Nekton launches First Descent ocean exploration mission

7 February 2019 • Written by Zoe Dickens

Ocean science non-profit organisation Nekton has launched a new mission which aims to explore the undiscovered parts of the Indian Ocean. Named First Descent, the mission is being undertaken in collaboration with the Commonwealth in accordance with the Commonwealth Blue Charter – an agreement signed by all 53 Commonwealth countries to actively co-operate to solve the crises facing our oceans.

Taking place at three key locations in the Seychelles archipelago, First Descent will aim to map large sections of the Indian Ocean – an area historically neglected by scientific research and where no major exploration has taken place beneath 30 metres. The Seychelles provided one of the top ocean conservation stories of 2018 when it committed to creating marine reserves across 30% of its ocean territory and the data collected by First Descent will go a long way to helping it achieve this. Speaking at the mission’s launch event Alain Decomarmond, the Seychelles’ Principal Secretary for Environment, said, “First Descent segues well with actions we are already taking. It will motivate young scientists in the Seychelles to discover and protect what we have in our seas.”

Despite its name, First Descent is actually the second of a series of exploration missions being undertaken by Nekton up to 2022, with the first having already taken place in Bermuda. This new mission will focus largely on depths ranging from 30 metres to 3,000 metres with scientists working on the project predicting they are likely to discover up to a thousand new species of flora and fauna. It is also hoped discoveries will be made about how coral reefs work in the deep ocean which could have huge implications for the management of reef regeneration after coral bleaching events.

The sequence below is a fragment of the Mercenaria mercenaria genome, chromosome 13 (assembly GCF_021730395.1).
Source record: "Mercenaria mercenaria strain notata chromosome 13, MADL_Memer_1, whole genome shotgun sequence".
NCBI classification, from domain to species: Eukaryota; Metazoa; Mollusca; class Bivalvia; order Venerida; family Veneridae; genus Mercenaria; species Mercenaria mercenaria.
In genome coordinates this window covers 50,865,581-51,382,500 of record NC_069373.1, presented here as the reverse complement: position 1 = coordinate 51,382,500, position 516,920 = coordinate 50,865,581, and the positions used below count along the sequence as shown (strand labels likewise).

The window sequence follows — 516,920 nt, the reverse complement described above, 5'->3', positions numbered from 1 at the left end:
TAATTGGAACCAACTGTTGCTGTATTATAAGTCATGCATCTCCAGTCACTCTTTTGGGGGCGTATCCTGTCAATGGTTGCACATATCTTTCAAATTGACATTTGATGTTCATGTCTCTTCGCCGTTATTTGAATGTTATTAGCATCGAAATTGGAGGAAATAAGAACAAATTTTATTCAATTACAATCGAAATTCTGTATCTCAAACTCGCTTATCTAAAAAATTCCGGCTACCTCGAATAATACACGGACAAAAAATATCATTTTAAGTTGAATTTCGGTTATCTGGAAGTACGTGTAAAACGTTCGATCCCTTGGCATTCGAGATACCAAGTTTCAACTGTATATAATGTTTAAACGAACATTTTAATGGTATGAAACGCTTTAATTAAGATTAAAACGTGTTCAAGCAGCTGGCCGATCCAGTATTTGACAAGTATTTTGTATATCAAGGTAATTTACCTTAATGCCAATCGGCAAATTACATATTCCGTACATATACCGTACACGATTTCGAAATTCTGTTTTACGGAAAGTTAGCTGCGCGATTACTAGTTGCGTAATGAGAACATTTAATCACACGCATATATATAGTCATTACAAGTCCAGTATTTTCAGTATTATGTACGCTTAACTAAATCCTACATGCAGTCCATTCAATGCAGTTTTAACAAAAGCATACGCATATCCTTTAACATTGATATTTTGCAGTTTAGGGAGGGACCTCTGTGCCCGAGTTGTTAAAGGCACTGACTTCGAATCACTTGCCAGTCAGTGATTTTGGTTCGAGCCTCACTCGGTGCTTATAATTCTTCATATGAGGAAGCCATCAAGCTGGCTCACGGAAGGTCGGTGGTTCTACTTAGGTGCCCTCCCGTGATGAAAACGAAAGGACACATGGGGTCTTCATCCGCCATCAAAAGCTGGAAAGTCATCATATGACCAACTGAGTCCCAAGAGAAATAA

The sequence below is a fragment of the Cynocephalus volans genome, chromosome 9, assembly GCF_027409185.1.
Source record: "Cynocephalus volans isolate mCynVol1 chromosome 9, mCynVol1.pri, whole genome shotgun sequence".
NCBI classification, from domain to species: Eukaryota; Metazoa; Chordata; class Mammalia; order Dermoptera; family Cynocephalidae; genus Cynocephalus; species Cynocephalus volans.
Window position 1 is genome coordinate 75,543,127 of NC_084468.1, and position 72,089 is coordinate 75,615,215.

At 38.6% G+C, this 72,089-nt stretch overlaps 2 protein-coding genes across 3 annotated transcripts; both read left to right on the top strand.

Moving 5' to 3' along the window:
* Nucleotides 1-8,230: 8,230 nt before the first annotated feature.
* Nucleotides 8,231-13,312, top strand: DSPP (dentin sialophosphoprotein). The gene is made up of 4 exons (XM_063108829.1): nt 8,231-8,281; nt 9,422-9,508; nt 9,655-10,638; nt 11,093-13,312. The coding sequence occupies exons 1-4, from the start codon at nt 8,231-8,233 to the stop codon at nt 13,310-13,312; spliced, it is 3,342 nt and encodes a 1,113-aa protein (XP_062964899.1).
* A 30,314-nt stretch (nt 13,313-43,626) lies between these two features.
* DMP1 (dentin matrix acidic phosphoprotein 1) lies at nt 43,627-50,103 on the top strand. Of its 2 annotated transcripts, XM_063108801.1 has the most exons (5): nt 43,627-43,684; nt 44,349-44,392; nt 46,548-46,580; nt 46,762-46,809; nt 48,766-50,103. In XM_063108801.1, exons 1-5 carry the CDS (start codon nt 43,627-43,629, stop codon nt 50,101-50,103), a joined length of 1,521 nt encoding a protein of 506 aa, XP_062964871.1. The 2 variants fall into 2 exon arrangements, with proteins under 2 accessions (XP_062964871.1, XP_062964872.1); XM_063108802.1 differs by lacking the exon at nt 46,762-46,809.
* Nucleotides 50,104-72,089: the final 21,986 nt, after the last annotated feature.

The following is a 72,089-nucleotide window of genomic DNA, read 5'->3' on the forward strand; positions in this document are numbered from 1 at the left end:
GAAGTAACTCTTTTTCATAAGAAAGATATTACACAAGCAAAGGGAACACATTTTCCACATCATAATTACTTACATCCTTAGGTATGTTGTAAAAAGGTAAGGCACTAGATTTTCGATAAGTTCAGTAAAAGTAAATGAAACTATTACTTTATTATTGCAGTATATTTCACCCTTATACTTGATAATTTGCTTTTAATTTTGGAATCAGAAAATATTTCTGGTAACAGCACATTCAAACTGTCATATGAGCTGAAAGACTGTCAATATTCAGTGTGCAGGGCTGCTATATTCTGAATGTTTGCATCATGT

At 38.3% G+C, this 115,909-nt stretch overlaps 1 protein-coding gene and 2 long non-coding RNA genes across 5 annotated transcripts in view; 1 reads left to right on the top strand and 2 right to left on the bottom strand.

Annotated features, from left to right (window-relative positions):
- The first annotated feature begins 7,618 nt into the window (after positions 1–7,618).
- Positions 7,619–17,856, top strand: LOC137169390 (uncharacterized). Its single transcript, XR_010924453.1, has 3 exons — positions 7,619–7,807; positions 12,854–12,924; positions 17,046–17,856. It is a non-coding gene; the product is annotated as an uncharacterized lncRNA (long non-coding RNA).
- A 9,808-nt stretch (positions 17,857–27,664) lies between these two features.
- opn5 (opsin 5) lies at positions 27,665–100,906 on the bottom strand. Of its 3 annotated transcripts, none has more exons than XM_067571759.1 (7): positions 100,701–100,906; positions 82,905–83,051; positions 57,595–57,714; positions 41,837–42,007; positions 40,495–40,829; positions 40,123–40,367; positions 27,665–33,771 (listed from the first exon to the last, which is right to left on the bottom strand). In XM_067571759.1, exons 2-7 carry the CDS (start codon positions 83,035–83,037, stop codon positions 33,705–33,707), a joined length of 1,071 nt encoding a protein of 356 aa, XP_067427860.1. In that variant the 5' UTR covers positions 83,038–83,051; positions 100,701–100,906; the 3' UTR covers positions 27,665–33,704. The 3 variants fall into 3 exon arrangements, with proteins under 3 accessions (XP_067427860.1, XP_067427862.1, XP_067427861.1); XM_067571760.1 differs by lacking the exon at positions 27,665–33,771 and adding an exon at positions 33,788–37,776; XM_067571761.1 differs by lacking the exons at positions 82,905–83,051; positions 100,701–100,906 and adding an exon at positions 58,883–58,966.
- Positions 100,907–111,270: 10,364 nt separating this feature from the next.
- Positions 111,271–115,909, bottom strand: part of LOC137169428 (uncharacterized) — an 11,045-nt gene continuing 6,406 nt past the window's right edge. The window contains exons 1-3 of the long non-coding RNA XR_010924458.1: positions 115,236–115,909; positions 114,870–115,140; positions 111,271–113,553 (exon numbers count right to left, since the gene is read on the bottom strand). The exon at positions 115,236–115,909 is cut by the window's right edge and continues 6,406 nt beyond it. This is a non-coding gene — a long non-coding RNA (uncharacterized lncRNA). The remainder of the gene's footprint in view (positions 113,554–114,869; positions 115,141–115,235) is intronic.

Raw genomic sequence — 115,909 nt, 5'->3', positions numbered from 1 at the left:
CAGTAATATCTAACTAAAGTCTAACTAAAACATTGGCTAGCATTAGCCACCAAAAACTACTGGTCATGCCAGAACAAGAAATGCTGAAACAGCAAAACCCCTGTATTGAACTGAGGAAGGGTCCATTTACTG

The mission will concentrate on the environment between 30m and 3,000m

“We’re on the cusp of losing a great deal in the oceans,” explained Callum Roberts, marine conservation biologist and Nekton trustee. “We’re at risk of losing things we didn’t even know existed before they can be discovered.” In order to prevent this, Roberts added, it will be necessary to protect 30% of the world’s oceans.

The Rt Hon Patricia Scotland QC, Secretary-General of the Commonwealth, agreed, saying, “We’re the first generation to feel the effects of climate change but we’re also the last generation that can do something to fix them. We’ve made so many mistakes on land and this is our last chance to take the actions needed to save our oceans. By partnering with Nekton we will get the information we need to make these decisions.”

Nekton's scientists estimate they could discover up to 1,000 new species

As well as its deep sea exploration, Nekton hopes to inspire a new generation of marine conservationists with a range of educational initiatives. Through these schemes, which include an Ocean Ambassador programme of local scientists, free educational resources, live broadcasts of the missions and engaging government education departments, Nekton hopes to reach 11 million children by 2022.

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